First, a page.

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Although choledochoduodenostomy was widely performed for choledocholithiasis in the 1960s and 1970s, Roux-en-Y hepaticojejunostomy is currently the preferred biliary-enteric anastomosis for benign and malignant disease and is generally considered a low risk procedure, aside from the potential for cholangitis.
We report three cases referred over a 12 month period in which cholangiocarcinoma developed after previous biliary-enteric anastomosis, and review the literature to determine the likelihood of an association.
Case No 1
A 51 year old female developed obstructive jaundice 26 years after choledochoduodenostomy for a biliary stricture after iatrogenic bile duct injury. Endoscopic retrograde cholangiopancreatography (ERCP) showed neoplastic infiltration at the level of the anastomosis, biopsy of which revealed cholangiocarcinoma (fig 1). Percutaneous transhepatic cholangiography (PTC) demonstrated diffuse biliary strictures and biliary endoprostheses were inserted. Death occurred two months later.
Case No 2
A 73 year old female presented with obstructive jaundice 39 years after biliary-enteric anastomosis for iatrogenic bile duct injury. Computed tomography scanning and PTC revealed cirrhosis and focal strictures of the biliary confluence and common bile duct, which were stented. The patient died two weeks later. Autopsy confirmed cirrhosis and multifocal cholangiocarcinoma.
Case No 3
A 72 year old male renal allograft recipient developed obstructive jaundice 15 years after choledochoduodenostomy for choledocholithiasis. ERCP and PTC demonstrated hilar stenosis and biopsy confirmed cholangiocarcinoma. A palliative surgical bypass was undertaken. The patient died four months after diagnosis.
The occurrence of cholangiocarcinoma many years following surgical biliary-enteric bypass may be coincidental but it raises the possibility of an aetiological link. An alarming incidence of cholangiocarcinoma among a cohort 1003 patients has recently been reported,1 while another study reported a 7.4% incidence of cholangiocarcinoma after sphinctero -plasty.2 Twelve other cases of cholangiocarcinoma occurring late (average 20 years) after biliary-enteric drainage have also been reported.3–9 Mean survival was 3.3 months. This dismal outcome may be due to the multifocal nature of the tumours, supporting the hypothesis of toxic carcinogenesis affecting the biliary epithelium, causing a field change.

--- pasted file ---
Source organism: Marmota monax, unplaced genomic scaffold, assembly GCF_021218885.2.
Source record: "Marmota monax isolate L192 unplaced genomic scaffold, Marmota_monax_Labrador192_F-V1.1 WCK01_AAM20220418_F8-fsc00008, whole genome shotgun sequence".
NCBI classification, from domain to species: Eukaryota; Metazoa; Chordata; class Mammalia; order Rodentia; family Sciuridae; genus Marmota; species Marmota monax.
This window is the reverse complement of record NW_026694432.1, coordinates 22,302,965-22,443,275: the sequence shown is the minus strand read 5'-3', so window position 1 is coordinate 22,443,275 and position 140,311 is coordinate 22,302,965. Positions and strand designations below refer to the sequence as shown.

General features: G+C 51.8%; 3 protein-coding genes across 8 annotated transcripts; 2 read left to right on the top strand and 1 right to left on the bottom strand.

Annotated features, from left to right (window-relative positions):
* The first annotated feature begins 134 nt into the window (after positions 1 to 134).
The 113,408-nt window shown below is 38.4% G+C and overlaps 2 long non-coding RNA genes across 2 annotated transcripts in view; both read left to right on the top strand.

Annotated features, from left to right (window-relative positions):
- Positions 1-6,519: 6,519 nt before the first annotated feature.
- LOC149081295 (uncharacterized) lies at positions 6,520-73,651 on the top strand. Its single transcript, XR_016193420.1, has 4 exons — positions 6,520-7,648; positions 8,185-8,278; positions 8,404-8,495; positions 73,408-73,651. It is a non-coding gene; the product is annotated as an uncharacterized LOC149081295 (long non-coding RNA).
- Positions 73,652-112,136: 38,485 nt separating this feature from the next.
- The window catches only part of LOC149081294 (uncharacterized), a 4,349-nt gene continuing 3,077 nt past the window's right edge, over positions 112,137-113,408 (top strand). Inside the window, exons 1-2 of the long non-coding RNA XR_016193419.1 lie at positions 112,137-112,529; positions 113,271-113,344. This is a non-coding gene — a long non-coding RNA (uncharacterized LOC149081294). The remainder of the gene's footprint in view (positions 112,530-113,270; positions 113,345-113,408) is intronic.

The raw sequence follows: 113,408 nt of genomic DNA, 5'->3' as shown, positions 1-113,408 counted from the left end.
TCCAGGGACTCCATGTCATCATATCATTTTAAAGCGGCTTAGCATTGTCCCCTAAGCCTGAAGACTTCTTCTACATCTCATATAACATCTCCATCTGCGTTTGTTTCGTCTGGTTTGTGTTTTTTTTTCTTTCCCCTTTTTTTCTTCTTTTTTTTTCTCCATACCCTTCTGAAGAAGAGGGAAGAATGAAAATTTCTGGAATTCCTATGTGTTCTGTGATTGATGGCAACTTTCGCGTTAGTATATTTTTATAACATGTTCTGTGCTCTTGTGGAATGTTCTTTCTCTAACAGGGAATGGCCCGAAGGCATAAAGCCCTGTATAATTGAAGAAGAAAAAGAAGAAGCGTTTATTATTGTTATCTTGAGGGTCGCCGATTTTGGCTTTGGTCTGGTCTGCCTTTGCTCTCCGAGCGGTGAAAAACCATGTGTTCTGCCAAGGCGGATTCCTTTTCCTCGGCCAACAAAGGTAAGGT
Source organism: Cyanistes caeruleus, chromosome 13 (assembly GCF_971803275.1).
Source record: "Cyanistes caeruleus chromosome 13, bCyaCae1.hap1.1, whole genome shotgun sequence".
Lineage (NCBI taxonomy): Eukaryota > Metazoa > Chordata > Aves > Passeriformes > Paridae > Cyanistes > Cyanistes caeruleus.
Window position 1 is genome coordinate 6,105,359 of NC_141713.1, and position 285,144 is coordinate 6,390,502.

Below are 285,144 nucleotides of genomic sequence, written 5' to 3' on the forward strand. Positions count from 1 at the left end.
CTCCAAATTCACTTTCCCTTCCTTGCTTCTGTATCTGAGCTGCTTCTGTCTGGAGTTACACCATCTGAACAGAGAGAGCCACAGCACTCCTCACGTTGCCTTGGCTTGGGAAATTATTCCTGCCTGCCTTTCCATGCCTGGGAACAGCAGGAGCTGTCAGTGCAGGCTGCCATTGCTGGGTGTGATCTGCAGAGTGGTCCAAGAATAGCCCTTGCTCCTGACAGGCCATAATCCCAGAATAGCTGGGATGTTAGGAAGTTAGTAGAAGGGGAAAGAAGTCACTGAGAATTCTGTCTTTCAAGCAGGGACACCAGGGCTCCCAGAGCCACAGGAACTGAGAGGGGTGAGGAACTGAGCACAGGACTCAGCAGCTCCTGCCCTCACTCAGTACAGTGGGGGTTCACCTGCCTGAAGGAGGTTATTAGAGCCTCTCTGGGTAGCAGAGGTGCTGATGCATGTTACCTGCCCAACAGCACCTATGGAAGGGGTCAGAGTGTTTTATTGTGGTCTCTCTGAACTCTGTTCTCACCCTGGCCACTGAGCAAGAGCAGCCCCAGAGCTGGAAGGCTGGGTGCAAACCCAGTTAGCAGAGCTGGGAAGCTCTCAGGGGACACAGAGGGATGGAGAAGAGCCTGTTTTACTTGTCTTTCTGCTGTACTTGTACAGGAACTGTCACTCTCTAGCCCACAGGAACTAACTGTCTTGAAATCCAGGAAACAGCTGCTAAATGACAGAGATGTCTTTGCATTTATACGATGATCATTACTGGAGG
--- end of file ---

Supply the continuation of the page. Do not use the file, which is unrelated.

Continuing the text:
As for choledochal cysts where there is an abnormal pancreaticocholedochal junction, an activated mixture of pancreatic secretions and bile may contain cytotoxic components, and may result in chronic inflammation.10, 11 Bacterial infection is a further factor contributing to the chronic irritation of the mucosa. All three patients in this report demonstrated the known association between choledochoduodenostomy and cholan -gitis.12 This strong relationship is supported in two previous reports.1, 2 Mucosal changes have been documented in humans late after choledochoduo -denostomy,13 and in two animal models biliary drainage procedures have induced premalignant or malignant changes to the biliary epithelium.14, 15
It remains to be verified whether the recent epidemiological data which have shown a steady increase in the incidence of cholangiocarcinoma in England and Wales since the early 1980s16 corresponds to the popularity of choledochoduodenostomy two decades previously.
Experimental, clinical, and epidemiological data are available to support the hypothesis of a link between cholangiocarcinoma and biliary drainage procedures. We believe that the evidence is strong enough to prompt a reappraisal of policies regarding these procedures.
V Bettschart was supported by the “Sicpa Foundation” and the “Fondation du 450ème Anniversaire de l'Université de Lausanne”.
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